One of the most intriguing findings concerned quarterly reporting, on which opinions are sharply divided, even within individual investors. Three-quarters of respondents say that the quarterly report remains a valuable input to their investment decision-making. Yet, at the same time, almost half said mandatory quarterly reporting should be abandoned, while almost two-thirds think the increase in information has encouraged ‘hyper-investment’. Many investors interviewed for this report expressed strong views that quarterly reporting drives short-termism in the market and consumes management time. This suggests a ‘tragedy of the commons’ effect, whereby individual investors want to consume quarterly reporting for their own self-interest, despite recognising that this focus on shortening time horizons is damaging for the overall market’s long-term interests. It surely leaves policymakers in a quandary.
Given all this gloom for the current state of corporate reporting, there was one area of hope for the finance profession and, perhaps surprisingly, this concerned auditors, under much regulatory fire of late. Investors viewed assurance high on their list – timeliness of information may be important, but respondents stressed that assurance is just as critical – if not more so. Only in areas such as profit warnings and emerging risks and opportunities did investors opt for speed over assurance. And 41% wanted to see auditing being extended to quarterly reports. The decline in trust in corporate information since the financial crisis suggests there is a bigger role for audit to play in rebuilding trust in company statements.
In terms of future directions, investors indicate a strong interest in integrated reporting. More than 90% of respondents believe it would be valuable for companies to combine financial and non-financial information into an integrated reporting model, which would enhance their understanding of the long-term outlook of a company. But there is still a strong element of uncertainty as to what exactly integrated reporting would involve. And almost half of investors are using XBRL, with another 40% considering it. The main benefit of using XBRL, say investors, would be to compare performance between companies more easily, although detractors worry that there remains a lack of standardisation in taxonomies.
Time for reflection
So what do all these findings mean for policymakers and other players? There is much to consider and reflect on here for various constituencies.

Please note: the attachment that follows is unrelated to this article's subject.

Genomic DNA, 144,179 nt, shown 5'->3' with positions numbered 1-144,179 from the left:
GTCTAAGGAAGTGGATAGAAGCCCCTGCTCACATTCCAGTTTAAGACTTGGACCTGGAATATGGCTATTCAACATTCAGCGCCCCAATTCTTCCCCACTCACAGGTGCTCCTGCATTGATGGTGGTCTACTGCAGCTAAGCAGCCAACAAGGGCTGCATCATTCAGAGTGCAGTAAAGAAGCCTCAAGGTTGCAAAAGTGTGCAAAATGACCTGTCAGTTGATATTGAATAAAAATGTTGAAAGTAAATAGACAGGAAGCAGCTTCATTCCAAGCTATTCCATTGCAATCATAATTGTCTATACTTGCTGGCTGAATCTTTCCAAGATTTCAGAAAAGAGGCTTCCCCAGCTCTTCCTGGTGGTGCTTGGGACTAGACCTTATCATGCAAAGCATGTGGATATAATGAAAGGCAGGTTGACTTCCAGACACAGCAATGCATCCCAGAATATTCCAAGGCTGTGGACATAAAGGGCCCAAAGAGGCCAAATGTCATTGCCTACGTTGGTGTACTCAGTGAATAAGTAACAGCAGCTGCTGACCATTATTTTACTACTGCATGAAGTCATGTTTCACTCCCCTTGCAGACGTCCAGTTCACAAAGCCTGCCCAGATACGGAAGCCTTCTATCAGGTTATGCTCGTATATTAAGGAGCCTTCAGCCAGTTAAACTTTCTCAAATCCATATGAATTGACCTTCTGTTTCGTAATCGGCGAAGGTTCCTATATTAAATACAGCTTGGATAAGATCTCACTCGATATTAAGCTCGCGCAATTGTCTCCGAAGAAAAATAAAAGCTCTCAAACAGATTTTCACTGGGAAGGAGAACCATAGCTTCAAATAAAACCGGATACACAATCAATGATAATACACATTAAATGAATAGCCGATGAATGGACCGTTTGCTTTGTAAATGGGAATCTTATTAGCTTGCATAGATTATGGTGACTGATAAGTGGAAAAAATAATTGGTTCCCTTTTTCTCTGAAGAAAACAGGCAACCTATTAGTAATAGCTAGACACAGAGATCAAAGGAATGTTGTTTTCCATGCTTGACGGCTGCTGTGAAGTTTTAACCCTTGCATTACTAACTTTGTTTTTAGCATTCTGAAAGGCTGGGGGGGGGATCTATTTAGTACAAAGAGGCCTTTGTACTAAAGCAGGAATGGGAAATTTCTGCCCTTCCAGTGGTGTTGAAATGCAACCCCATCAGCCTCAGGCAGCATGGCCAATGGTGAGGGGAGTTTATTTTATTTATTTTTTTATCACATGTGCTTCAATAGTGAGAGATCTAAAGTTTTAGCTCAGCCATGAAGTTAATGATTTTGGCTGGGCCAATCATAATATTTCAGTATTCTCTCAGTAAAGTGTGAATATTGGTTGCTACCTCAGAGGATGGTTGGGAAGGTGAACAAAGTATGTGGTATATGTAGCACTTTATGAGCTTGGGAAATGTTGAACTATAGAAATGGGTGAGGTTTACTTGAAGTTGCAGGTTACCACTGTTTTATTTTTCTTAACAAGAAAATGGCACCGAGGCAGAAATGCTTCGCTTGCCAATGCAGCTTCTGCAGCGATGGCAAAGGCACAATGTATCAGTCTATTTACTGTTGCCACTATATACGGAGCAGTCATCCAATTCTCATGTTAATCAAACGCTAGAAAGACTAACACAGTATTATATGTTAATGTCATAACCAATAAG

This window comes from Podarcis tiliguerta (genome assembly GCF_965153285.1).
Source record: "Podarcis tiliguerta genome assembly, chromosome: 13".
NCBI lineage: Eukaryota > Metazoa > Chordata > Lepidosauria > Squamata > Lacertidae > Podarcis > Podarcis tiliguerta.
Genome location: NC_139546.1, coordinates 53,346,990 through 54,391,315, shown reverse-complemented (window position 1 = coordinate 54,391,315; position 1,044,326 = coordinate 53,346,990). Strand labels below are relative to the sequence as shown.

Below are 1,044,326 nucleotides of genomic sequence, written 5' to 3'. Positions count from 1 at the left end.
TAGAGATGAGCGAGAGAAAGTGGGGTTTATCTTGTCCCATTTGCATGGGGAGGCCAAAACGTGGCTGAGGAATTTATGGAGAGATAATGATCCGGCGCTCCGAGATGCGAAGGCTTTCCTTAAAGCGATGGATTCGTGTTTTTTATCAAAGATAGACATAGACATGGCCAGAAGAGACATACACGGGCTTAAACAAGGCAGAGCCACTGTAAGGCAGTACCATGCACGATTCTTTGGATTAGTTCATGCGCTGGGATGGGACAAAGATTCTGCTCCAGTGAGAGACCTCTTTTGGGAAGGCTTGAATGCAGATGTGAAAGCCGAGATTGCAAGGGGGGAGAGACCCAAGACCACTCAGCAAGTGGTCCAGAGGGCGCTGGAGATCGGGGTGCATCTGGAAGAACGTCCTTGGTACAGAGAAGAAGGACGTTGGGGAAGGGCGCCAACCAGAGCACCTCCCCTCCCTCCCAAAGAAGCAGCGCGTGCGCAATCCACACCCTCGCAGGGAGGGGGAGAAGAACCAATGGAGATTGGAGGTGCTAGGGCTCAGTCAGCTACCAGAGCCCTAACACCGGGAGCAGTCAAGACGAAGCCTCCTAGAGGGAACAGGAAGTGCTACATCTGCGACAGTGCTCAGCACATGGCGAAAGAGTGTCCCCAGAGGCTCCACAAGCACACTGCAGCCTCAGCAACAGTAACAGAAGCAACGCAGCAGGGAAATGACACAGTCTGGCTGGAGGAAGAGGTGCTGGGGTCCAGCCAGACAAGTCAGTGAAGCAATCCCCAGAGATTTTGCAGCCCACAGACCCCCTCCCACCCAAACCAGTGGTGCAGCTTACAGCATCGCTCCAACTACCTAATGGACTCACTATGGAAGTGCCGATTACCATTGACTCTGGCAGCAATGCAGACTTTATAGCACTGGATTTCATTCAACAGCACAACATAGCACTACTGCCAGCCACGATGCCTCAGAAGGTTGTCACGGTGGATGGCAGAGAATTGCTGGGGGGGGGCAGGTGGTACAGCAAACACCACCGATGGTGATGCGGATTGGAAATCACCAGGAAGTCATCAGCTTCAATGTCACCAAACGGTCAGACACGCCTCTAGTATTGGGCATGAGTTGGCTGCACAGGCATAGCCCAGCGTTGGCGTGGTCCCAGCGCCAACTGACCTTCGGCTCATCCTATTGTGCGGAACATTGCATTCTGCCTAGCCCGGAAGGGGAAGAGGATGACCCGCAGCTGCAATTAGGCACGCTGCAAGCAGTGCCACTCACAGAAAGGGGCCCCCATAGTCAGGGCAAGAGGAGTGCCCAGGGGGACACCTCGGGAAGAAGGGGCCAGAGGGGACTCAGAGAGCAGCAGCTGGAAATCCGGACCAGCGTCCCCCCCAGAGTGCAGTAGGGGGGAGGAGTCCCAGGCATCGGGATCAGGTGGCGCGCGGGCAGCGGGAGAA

Accounting standard-setters and regulators must surely be concerned over the clear decline in trust in corporate reporting since the financial crisis. The fact that 44% find nothing of use in the annual report is a particular worry, and shows that initiatives such as the UK Financial Reporting Council’s ‘cutting clutter’ campaign need to be reinvigorated. Investor concerns over the amount of management discretion in the numbers suggests accounting standards need to be reviewed, or considerably more engagement by standard-setters with investors is required. ACCA itself is trying to help this process.
For policymakers and governments, the issue of quarterly reporting surely needs to be addressed. While investors find it useful, they also accept that it leads to a short-termist approach by companies, with management more concerned with the next three months’ numbers than proper planning. In Europe, there are moves to remove it as a requirement – there might be some logic in leaving it as an option, given the mixed feelings on the individual company and market effect.
For the audit profession there is good news in that only external assurance seems to give corporate reporting much validity in the eyes of investors, and that people mostly value assurance over speed. But would auditors be geared up to doing quarterly audited accounts? Or auditing of real-time information?
For the International Integrated Reporting Council, the survey shows a promising level of interest in integrated reporting, but still a considerable degree of uncertainty. So the onus is on the IIRC to explain much more clearly – in terms investors understand – what integrated reporting is all about.
But there is also an onus on investors themselves – the only way that long-lasting solutions to many of the problems raised in the course of this research will be found is if the investor community engages more with the corporate reporting process, both at an individual company level and more widely with the standard-setting process. Following the age-old mantra that ‘decisions are made by those who show up’, it is crucial that wider engagement – assisted by developments like the UK Stewardship Code, which sets out investor obligations – takes place, so that the views of the end users of accounts are fully considered. And if they are truly prepared to pay extra to have real-time information externally assured, they need to make that point clearly to auditing standard-setters and policymakers, given the various current international proposals on the future of audit.
Which of the following sources of information are most valuable for you as an input for decisions about investing in a company?
Annual report 63%
Quarterly earnings reports 36%
One-to-one conversations 35%
Investment advisers 35%
Analyst presentations/reports 27%
Media coverage and interviews 23%
Interim report 20%
Investor roadshows 6%
Ian Welch is ACCA’s head of policy